On Sun, Oct 23, 2005 at 10:55:34PM +0900, Dan Kogai wrote:
: To make the matter worse, there are not just one "yen sign" in  
: Unicode. Take a look at this.
: ¥ U+00A5 YEN SIGN
: Tough they look and groks the same to human, computers handle them  
: differently.  This happened when Unicode Consortium decided to make  
: BMP round-trippable against legacy encodings.  They were distinct in  
: JIS standards, so happened Unicode.
: Maybe we should avoid other symbols like this for sigils -- those not  
: in ASCII that have 'fullwidth' variations.  q($) and q(\) are okay  
: (or too late) because they are already in ASCII.  q(¥) should be  
: avoided because you can hardly tell the difference from q(¥) in the  
: display.
: But this will also outlaw the cent sign.  I have attached a list of  
: those affected.  As you see, most are with ASCII equivalents but some  
: are not.

We'd have to outlaw A..Z as well.  :-)

I think a better plan might just be to say that we'll treat any fullwidth
character as equivalent to its narrow companion, at least when used as
an operator.  Canonicalizing identifiers may be another matter though.

On the other hand, certain of the double-width characters are likely to
be confused with two singles, such as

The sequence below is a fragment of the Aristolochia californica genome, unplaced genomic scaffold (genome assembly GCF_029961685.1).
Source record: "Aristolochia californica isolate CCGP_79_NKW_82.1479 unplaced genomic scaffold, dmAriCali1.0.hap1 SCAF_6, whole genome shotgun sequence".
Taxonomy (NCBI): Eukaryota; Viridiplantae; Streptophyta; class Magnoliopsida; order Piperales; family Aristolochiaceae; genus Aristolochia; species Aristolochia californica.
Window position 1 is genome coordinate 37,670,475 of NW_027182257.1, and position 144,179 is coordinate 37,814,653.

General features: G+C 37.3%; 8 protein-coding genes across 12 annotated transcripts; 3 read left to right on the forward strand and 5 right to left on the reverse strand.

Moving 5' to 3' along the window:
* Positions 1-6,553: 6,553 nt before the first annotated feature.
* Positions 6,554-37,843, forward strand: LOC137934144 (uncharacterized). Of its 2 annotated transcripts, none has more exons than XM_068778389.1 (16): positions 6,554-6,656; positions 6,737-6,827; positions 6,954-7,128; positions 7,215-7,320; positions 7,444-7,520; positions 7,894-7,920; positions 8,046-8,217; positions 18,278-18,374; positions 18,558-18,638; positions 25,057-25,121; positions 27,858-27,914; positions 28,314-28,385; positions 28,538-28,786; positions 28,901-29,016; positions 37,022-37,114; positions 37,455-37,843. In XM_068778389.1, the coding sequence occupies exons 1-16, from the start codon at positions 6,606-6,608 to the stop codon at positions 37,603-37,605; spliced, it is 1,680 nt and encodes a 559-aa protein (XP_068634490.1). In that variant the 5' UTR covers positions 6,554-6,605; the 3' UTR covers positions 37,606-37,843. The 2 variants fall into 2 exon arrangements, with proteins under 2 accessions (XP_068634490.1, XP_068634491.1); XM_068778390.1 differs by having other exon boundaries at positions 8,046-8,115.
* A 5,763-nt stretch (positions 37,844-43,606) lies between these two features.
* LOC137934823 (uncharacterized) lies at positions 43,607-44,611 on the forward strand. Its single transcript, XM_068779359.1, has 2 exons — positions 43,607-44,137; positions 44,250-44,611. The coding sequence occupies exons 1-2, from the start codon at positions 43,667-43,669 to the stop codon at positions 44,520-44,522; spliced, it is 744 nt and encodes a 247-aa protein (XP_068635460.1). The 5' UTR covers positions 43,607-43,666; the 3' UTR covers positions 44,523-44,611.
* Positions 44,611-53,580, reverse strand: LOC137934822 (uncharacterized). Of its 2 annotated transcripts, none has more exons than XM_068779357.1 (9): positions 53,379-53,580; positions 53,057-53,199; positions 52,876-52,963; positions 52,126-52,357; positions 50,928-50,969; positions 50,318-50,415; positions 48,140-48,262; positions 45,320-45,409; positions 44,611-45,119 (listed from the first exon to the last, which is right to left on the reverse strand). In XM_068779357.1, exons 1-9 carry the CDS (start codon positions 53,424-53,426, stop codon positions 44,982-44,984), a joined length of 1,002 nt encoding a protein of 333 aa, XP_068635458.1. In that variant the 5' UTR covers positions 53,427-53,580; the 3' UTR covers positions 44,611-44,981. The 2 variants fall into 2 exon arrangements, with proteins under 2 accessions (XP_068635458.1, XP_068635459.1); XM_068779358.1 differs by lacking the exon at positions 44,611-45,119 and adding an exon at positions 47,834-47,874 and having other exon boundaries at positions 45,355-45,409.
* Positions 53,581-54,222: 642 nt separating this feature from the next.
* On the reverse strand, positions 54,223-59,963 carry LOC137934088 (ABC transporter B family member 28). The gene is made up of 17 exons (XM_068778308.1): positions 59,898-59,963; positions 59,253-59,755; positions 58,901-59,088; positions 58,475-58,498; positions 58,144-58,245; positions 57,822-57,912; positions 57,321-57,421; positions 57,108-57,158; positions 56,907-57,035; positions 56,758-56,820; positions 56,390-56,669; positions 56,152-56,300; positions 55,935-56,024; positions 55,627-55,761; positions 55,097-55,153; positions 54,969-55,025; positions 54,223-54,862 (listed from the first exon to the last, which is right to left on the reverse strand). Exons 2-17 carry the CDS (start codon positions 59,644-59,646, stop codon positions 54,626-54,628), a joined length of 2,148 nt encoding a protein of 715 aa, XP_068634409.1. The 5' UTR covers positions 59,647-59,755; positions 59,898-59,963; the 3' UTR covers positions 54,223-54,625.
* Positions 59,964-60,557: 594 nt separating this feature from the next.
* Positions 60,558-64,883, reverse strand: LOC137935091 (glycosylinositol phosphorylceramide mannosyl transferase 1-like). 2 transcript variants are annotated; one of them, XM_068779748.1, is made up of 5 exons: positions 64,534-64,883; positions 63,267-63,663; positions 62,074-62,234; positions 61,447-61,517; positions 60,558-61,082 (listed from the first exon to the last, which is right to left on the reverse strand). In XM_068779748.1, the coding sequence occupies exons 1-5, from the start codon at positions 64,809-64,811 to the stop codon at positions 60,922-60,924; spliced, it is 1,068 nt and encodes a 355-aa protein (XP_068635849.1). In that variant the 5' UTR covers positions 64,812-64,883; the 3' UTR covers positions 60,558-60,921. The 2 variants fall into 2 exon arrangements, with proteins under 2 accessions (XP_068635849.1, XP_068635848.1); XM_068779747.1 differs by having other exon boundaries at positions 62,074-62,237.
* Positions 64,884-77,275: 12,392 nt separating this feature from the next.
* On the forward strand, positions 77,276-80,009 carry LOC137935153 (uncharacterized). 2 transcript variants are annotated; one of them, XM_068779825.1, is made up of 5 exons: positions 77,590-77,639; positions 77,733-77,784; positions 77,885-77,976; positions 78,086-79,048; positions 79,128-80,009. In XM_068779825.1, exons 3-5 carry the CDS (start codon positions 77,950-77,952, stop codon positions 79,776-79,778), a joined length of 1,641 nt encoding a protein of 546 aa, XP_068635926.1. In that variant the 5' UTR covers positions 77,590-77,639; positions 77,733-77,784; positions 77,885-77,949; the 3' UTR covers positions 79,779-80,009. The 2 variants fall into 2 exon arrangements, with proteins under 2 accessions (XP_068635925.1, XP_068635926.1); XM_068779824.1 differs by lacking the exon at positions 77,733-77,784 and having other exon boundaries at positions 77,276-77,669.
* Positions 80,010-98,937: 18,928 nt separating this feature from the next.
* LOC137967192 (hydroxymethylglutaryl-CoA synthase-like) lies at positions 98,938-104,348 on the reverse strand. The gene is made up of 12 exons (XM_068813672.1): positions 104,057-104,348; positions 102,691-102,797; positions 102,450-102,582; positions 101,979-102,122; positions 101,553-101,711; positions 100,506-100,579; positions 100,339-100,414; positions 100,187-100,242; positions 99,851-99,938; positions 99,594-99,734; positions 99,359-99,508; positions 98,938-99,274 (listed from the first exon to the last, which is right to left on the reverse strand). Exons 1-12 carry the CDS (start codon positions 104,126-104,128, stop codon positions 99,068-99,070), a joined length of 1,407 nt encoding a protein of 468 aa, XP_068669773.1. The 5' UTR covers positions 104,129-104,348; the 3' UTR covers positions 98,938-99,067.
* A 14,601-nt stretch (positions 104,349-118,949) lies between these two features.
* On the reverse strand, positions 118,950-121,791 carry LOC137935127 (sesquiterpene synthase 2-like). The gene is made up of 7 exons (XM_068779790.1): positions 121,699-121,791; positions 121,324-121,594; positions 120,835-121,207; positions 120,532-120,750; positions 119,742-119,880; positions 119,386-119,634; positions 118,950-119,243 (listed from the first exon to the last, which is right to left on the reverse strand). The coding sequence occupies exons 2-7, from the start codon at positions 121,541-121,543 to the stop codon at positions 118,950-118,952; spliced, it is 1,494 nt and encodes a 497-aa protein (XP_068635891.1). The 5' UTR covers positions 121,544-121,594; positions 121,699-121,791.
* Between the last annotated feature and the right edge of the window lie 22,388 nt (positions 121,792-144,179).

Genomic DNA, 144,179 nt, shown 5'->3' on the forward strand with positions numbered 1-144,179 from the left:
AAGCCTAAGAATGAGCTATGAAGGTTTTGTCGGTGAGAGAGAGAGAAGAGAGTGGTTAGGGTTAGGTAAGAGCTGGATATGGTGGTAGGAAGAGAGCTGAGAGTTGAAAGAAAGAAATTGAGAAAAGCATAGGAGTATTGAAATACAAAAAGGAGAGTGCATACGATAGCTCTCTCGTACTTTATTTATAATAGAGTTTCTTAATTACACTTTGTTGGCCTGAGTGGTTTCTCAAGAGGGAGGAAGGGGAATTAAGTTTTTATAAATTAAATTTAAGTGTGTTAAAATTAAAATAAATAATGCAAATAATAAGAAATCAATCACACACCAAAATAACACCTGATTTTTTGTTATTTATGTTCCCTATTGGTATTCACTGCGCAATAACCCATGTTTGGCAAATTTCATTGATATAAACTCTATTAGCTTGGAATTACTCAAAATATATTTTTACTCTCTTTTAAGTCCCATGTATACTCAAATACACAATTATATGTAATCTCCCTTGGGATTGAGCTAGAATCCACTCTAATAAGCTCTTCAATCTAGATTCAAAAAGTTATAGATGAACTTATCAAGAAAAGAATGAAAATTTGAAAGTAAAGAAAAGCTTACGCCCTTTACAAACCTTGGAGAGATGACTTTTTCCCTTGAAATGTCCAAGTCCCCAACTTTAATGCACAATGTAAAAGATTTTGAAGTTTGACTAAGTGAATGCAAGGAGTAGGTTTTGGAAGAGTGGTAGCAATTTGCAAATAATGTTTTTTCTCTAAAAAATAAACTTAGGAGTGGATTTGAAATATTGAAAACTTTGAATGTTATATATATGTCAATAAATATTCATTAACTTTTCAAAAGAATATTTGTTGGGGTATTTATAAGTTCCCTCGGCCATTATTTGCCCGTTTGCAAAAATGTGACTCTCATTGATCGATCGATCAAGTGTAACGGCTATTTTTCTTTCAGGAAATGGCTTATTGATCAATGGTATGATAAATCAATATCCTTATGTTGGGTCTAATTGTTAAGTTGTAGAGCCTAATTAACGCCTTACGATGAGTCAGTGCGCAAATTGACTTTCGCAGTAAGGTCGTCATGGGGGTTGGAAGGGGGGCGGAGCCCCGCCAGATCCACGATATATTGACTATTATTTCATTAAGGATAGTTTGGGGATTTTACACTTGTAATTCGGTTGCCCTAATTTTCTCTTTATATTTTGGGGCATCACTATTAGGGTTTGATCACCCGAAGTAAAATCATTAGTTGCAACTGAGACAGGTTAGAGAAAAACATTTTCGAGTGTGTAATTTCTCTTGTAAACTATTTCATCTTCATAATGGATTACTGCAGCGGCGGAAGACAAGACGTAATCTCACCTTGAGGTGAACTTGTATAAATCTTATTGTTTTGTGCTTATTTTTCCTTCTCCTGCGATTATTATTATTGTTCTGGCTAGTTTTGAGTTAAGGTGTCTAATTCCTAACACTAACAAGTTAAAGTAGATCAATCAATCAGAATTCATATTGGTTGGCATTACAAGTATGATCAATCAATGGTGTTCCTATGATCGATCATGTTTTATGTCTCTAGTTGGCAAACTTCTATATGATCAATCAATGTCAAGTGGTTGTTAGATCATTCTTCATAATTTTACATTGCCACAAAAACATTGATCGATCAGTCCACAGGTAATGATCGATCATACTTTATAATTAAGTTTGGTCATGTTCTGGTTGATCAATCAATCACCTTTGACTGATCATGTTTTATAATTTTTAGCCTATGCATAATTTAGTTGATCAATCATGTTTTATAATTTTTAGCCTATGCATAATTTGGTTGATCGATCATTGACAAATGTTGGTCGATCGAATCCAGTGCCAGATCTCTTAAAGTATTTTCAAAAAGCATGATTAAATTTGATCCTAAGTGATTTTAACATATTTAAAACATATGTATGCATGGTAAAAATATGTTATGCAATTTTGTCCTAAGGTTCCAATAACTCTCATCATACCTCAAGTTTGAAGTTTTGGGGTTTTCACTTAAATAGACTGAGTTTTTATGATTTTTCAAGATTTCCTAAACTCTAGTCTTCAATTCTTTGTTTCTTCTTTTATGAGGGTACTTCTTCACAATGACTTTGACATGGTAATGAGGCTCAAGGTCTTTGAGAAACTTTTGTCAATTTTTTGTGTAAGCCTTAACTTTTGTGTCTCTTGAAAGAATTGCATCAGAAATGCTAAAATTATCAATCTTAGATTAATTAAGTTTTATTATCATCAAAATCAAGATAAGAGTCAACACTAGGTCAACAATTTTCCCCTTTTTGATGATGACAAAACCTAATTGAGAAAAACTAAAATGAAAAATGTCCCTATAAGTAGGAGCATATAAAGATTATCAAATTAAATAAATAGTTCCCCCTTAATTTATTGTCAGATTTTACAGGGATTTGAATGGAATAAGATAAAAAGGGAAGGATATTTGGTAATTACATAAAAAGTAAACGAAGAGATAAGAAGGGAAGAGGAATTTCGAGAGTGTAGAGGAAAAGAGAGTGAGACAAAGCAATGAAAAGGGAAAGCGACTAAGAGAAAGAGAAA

=       FF1D            FULLWIDTH EQUALS SIGN
    _       FF3F            FULLWIDTH LOW LINE

so maybe they should be equivalent to == and __, or outlawed.

And one could (un)reasonably argue that

    ~       FF5E            FULLWIDTH TILDE

ought to mean ~~ rather than ~.  But in general we need to go slow
on such decisions.  For now just sticking our toe into Latin-1
is enough, as long as we're looking ahead for visual pitfalls.

As for the ¥ pitfall, so far we've intentionally been careful to use
it only where an operator is expected, whereas \ is legal only where a
term is expected.  So at least for Perl code, we can translate legacy
¥ to different codepoints.  (Whether the Japanese font distinguishes
them is another issue, of course.  I have a "Unicode" font on my
machine that prints backslash as ¥, which I find slightly irritating,
but doubtless will be par for the course in Japan for the foreseeable
future.  Maybe that's a good reason to allow the doublewith backslash
as an alias for normal backslash.  Maybe not.)

Anyway, I think people will be able to distinguish visually between
"A ¥ B" and "¥X" as long as we keep the operator/term distinction.


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